Since my last post a wonderful couple in Victoria, BC has agreed to give Spike and Tyson a new home. I’ve known Todd since the early 80s when we were members of a travelling gypsy caravan (AKA the harness racing industry in Manitoba and Saskatchewan). And while I have not met his partner Kelly, it’s obvious that she’s a cat person. And just to be safe, let me stress that there’s a distinct difference between cat person and cat lady. Kelly is most definitely a cat person.
Kelly will be in Ontario in April and is willing to take both cats home with her on WestJet. Apparently paying passengers can do that for just 50 bucks. Who knew? The cats occupy a 2’ x 3’ cage that is stowed in a climate-controlled section of the plane. They won’t disturb other passengers and yet they’re not exactly stacked up with the luggage. Having said that, I told the adoptive parents that I wouldn’t put 18-year-old Tyson on a plane without my vet’s blessing and perhaps a sedative-to-go. I don’t know about cats, but I’m not the least bit afraid of flying and I still enjoy a Crown & Coke in the terminal and maybe another one on board. Well, maybe two. Okay, make ’em doubles if there’s a baby within 25 rows.
Unfortunately this is where the story takes a sad turn. I came home from work late on Saturday night to find Tyson in his usual spot on the couch, only this time instead of jumping down and positioning himself in front of the can-opener he looked up at me and made three long, drawn-out “meows” that were unlike any I had ever heard. When I walked over to tell him to “get up” so that I could “lay down”, he refused to move. After determining that he couldn’t walk or stand on his own, I got him onto a blanket and the blanket into the cat carrier. Fifteeen minutes later we were at a 24-hour emergency vet clinic in the city’s north end (280 Sheppard East).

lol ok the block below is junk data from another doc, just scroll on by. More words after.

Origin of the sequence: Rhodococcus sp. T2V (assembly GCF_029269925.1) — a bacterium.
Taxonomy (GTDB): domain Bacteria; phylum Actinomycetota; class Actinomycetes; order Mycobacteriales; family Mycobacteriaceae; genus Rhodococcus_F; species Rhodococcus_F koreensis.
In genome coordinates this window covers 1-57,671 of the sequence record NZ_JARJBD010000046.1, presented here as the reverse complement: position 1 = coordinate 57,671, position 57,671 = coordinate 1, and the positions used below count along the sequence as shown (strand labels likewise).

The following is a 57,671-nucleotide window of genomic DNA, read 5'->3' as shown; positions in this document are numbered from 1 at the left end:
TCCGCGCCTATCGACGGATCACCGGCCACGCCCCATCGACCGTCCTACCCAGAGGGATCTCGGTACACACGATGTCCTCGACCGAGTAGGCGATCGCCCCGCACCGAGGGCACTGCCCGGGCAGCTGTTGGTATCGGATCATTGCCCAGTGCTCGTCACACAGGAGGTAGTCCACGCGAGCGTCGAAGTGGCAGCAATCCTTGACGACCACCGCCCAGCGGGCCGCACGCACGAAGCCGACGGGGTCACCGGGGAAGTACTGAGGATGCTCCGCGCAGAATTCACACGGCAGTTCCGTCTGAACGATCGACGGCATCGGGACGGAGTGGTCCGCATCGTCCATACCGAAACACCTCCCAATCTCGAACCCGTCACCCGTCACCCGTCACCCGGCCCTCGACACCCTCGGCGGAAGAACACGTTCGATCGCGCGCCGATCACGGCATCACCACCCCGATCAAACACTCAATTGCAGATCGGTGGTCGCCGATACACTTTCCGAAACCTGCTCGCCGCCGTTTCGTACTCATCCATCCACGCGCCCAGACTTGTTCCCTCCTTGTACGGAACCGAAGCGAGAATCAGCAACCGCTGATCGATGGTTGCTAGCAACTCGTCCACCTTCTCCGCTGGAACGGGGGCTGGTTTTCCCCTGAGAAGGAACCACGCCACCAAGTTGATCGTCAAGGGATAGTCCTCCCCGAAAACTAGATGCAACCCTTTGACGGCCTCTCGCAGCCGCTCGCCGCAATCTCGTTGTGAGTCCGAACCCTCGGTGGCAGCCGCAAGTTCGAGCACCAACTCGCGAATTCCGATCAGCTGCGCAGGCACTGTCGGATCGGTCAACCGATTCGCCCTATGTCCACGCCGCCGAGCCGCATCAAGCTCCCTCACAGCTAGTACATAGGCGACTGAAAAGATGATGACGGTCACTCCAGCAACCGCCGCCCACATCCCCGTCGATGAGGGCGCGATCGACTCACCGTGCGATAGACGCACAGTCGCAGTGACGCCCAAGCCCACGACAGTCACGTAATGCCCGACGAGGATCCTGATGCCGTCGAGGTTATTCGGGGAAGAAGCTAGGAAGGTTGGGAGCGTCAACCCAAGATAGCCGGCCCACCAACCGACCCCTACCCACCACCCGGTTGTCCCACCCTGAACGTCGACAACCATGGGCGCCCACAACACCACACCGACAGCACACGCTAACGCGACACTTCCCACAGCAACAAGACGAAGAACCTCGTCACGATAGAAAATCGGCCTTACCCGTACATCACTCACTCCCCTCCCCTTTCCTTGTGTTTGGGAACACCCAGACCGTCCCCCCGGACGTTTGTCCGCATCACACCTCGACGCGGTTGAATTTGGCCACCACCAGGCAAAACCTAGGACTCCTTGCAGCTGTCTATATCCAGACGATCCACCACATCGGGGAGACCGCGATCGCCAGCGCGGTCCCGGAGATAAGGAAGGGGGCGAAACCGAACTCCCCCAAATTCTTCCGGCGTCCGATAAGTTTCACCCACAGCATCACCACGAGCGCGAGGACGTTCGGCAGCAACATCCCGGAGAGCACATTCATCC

It was obvious that something was seriously wrong. First, he absolutely hates the cat carrier yet he let me put him in it without a fight or a sound. And secondly, after making a few noises while I carried him to the car, he soon grew silent and I didn’t hear a whimper for 15 minutes. That just isn’t Tyson in a car. I feared the worst. But when we walked through the clinic’s front door, and he obviously spotted another cat in the waiting room, he did manage to make a faint noise. Not a very loud one, but at least he was alive.
Unfortunately the vet’s diagnosis was not good. Tyson’s kidneys had shut down and he was almost totally blind – something that had likely developed over the course of a few days. Two days earlier he had tried to jump onto a chair and failed miserably. I had chalked it up to old age. In hindsight it’s obvious that he was losing muscle control very rapidly.
Deep in my very heavy heart, I knew it was time to say goodbye to an 18-year-old cat that I had adopted 13 years earlier. He had survived life on the mean streets of Toronto, a run-in with a TTC streetcar that left him with 50% of his teeth, moves between loft, house and loft, and two much younger feline roommates who often wanted to play when he was more interested in napping.
So at 3:36 on Sunday morning the vet left Tyson and I in the examination room for a few minutes of alone time. Despite being in obvious distress the old boy purred like mad when I stroked his head. I got the impression that he knew it was time to go. I’d like to think that he was thanking me for 13 great years. I know that’s what I said to him.
Good-bye, my friend.
R.I.P. Tyson Hamilton (1996-2014).